Ironically, on the very day that France’s law banning the wearing of full-face coverings went into effect, French military forces helped Muslims add another country in Africa to their growing Caliphate – the Ivory Coast.
The French, the former colonial rulers in the Ivory Coast, forced the surrender of former president Laurent Gbagbo to forces loyal to president-elect Alassane Ouattara, who the international community had recognized as the victor in last year’s presidential election.
Ouattara is a Muslim, who prevailed in this election over his Christian opponent Gbagbo on the strength of masses of illegal immigrants who had emigrated over the last several decades from the neighboring Muslim states of Burkina Faso, Mali and Guinea. It is estimated that nearly one fifth of the 21 million people now living in Ivory Coast are illegal immigrants, most of whom are Muslims.
What was once a prosperous Christian country, viewed as a haven of peace and prosperity in the West Africa region, and home to the region’s largest cathedral, was overrun in the north with an influx of illegal immigrants that divided the country. Before exploiting this influx to help achieve victory in last year’s election, the increasing number of Muslims in the north had previously tried to seize power militarily nearly ten years ago in the economic center of the country, Abidjan. They were defeated there, but other Muslim troops took control across the north, helping to destabilize a now divided nation. Ouattara took advantage of the chaos and dissatisfaction in the north to mobilize his supporters for his election victory, which the international community ratified.
The French, acting under a UN Security Council resolution to ensure that civilians would be protected in any ensuing civil war, decided to finally oust Gbagbo from power and hand the country over to Ouattara. However, despite bombarding Gbagbo’s residence in Abidjan with helicopter gunships and deploying armored vehicles against Gbagbo’s remaining defenses, the French made sure that they would not appear like colonialist conquerors.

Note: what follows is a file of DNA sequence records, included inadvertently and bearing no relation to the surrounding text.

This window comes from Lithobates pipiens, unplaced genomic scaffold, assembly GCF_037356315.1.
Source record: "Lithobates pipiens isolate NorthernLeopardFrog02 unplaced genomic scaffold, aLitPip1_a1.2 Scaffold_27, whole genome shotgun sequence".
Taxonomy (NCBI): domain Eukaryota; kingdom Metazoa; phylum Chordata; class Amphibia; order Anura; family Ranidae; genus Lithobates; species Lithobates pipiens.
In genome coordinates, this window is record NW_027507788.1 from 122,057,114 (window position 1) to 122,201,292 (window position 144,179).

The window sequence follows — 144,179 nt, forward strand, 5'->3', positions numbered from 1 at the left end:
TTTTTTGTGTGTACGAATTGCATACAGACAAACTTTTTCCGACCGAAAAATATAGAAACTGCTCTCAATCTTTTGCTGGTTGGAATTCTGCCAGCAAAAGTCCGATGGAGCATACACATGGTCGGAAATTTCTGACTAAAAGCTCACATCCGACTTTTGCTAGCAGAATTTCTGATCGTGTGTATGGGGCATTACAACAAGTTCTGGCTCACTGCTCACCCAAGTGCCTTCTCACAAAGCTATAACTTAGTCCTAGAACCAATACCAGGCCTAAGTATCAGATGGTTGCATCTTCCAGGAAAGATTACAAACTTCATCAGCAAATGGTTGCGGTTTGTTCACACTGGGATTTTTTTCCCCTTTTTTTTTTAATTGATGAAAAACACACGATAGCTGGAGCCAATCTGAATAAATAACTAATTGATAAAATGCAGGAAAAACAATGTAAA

Thus, they allowed Ouattara’s own forces to actually arrest Gbagbo and take him into custody along with his wife. But we all know that Gbagbo’s surrender came about only after the French decided to flex their military muscle in their former colony. Reportedly, more than thirty French tanks or armored vehicles, each with several French soldiers inside, moved on Gbagbo’s residence in the final hours before Gbagbo’s surrender, after the French and UN peacekeeping forces attacked his compound with air strikes overnight. Unless he wanted to go down fighting, Gbagbo had no other option but to surrender.
Nevertheless, a French Defense Ministry official tried to downplay France’s role in bringing about Gbagbo’s final downfall: “It’s not French forces who arrested Laurent Gbagbo … It was Ouattara forces supported by UNOCI and Licorne (French forces).”
Ouattara’s envoy to the United Nations, Yousoufou Bamba, reiterated this message, stressing to UN reporters that the Republican Forces of the Ivory Coast had made the arrest, not the French.
United Nations Under-Secretary-General for Peacekeeping Operations Alain Le Roy told reporters after briefing the Security Council that Gbagbo was currently in an apartment in the Golf Hotel in Abidjan, where Ouattara and his entourage have been based under UNOCI (the UN mission in the Ivory Coast) protection since the result of the election was declared.
“I can confirm that the former president and his wife are at the Golf Hotel… UNOCI has been requested to ensure their security,” said Mr. Le Roy, adding that it was up to Mr. Ouattara to decide what do to with his predecessor. “The Council is pleased [with the latest development], but it is not euphoria,” Mr. Le Roy said. He noted that there were still likely to be pockets of resistance in Abidjan, but the city was largely quiet. He also emphasized that French and UN peacekeeping forces operated within the bounds of the UN Security Council resolution authorizing the use of all necessary means to protect civilians, which included destroying Gbagbo’s heavy weapons.
One might think that Gbagbo’s surrender was a good thing, ending a bloody civil war and allowing the democratically elected president to be able to assume office while the strong man standing in his way is in custody to face justice.